Monday, March 28, 2011

Sam Harris' "Moral Landscape," Part 3

The Ticker's new posting schedule begins with a guest post by Nick Peters which is part 3 of his review of Sam Harris' The Moral Landscape. On Wednesday I'll have a Book Snap on Bart Ehrman's Forged, which I got in the mail Friday.


Chapter three is about belief. In reality, there’s not much to comment on. A lot of it is neuroscience and not having knowledge in that field, I will not speak on it. In fact, it took awhile for me to find anything worth commenting on, but I did find a few points and those will be the focus of today’s entry.

On page 121, for example, Harris says “When we believe a proposition to be true, its as though we have taken it in hand as part of our extended self; we are saying in effect, “This is mine. I can use this. This fits my view of the world.”

This certainly could apply to people like the new atheists. We have seen several times where some atheists, such as one known as Voldemort, will latch onto anything so long as it goes against Christianity. Christ-myther writes a book? Sure! We’ll promote it! Copycat theories on the incarnation? No need to study it! We’ll advocate it! New book by the new atheists? Who cares about right and wrong! It agrees with us!

I would hope readers here would be more astute. I personally will state that if a side in a debate does a better job that they do a better job, even if I don’t agree with that side. I have made it a point to call out Christians who are even arguing for the side that I agree with just because their arguments were so bad.

When I say I believe something is true, I am simply saying that I believe that it is what best describes reality. For instance, I just looked up that in 1993, the Dallas Cowboys won the Super Bowl. I could care less about the Super Bowl. I don’t watch football at all. I only watch the Super Bowl for the commercials. When I look up that fact I am not saying “I can use this. This fits my view of the world.” I’m just seeing something that’s true. Granted, I could use that maybe in evangelizing to a Cowboys fan, but I seriously doubt it.

Harris goes on to say that we like the truth and dislike falsehood. This is not always so. There are some people who will die and go to Hell. I don’t like that truth. My wife and I are at this point in time struggling financially. I don’t like that truth. I would love to believe that all will be saved and that we have finances to survive easy, but I can’t. Truth is more important to me than happiness.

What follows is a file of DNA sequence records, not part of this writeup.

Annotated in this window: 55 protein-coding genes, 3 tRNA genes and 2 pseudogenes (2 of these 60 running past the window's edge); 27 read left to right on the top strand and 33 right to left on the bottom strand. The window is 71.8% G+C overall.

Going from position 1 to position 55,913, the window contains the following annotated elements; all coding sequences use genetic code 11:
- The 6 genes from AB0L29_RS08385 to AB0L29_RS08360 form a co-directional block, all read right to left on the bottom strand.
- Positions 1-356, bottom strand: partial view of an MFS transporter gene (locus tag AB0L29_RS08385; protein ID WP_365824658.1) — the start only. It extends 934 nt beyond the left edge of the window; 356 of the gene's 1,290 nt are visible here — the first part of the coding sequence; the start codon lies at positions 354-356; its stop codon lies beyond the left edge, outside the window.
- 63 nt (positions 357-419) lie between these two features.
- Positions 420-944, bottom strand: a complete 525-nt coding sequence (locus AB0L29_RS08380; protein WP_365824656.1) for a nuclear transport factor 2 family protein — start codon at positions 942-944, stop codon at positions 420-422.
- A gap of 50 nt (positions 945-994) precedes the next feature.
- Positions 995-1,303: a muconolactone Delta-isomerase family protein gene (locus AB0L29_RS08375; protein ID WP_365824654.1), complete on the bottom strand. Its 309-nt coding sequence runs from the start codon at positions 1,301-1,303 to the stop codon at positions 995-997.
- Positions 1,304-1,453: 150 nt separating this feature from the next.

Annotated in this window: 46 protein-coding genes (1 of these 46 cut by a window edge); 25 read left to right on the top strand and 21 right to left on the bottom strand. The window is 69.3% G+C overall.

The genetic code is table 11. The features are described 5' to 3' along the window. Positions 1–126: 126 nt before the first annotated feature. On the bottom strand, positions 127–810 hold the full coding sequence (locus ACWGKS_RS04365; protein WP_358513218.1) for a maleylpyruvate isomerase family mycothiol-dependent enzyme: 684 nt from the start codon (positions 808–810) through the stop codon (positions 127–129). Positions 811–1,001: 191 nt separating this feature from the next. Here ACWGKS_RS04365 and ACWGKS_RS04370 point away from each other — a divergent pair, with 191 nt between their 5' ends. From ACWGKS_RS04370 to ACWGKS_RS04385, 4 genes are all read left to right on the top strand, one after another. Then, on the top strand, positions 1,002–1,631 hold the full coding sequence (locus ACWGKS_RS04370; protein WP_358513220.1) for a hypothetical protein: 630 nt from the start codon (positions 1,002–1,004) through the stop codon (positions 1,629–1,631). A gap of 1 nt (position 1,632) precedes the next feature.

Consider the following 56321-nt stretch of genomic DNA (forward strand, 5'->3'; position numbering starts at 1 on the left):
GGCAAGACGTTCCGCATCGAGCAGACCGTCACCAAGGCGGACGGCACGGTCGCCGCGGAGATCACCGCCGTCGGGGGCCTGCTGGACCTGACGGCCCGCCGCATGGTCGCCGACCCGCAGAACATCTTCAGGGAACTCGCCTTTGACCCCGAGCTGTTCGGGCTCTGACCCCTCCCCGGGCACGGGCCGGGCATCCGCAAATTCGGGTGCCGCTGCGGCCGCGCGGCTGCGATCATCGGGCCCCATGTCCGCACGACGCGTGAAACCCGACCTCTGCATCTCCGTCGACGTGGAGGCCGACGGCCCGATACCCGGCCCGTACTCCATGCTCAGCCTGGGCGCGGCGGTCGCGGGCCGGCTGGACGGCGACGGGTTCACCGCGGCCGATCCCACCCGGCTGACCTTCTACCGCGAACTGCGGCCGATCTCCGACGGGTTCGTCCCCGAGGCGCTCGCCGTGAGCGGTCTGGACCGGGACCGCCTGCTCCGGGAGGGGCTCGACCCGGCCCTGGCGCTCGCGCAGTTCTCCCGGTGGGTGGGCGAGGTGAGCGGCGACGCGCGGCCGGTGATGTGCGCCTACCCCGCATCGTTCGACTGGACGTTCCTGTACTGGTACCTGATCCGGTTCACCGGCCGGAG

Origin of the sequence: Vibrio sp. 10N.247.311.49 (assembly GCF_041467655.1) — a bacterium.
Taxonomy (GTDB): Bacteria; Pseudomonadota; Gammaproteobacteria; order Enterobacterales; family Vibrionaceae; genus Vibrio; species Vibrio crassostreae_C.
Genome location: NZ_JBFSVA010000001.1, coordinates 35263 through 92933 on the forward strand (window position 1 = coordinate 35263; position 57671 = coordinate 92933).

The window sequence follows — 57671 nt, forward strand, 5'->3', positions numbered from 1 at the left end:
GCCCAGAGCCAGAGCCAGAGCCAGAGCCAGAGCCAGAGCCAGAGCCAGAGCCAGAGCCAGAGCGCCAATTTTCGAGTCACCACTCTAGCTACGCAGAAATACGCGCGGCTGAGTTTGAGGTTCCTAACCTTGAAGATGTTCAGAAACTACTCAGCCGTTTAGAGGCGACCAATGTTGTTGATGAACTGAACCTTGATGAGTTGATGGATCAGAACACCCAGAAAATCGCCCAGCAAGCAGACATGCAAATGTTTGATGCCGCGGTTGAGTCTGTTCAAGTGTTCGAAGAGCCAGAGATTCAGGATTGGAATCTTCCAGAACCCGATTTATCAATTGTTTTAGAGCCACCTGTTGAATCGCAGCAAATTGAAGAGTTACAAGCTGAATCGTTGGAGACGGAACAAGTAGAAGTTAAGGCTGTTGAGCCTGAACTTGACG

At a later point, Harris writes about the Middle Ages where a belief in witchcraft was omnipresent in Europe and says that a panoramic ignorance on physical causes of disease, crop failure, and life’s other difficulties caused this delusion to thrive. Thus, for Harris, it was all connected with witchcraft in the Middle Ages.
So let’s spend some time looking at Harris’s source for this information.

Well, it’s best to say I’d like to. Once again, he doesn’t give one.

On page 133, Harris says “Knowing what a person believes is equivalent to knowing whether or not he is telling the truth.” What? You can know what a person believes and know entirely that they are wrong even if that person sincerely believes that they are right. It would seem however that Harris cannot tell if Christians are telling the truth or not since he does not know what we believe. (At least, he has not demonstrated that.)

Finally, Harris tells of an experiment where some researchers got admitted to mental hospitals with each complaining that they were mentally hearing repeatedly the words “empty,” “hollow,” and “thud.” When they were placed in the hospitals, they immediately stopped complaining of their symptoms and asked to be released. Eventually, none were pronounced healthy and released with a diagnosis of schizophrenia that was “in remission.” Another hospital hearing about this said they would be able to spot them. They were promised some pseudo-patients, but none were sent. However, ten percent of the new patients that hospital had were said to be shams.

Why bring this up?

Because keep in mind, these scientists are the ones who are to determine our human values.

Keep in mind also that for the new atheists, these are the people who are supposed to know better than all of us.

Just something to think about.

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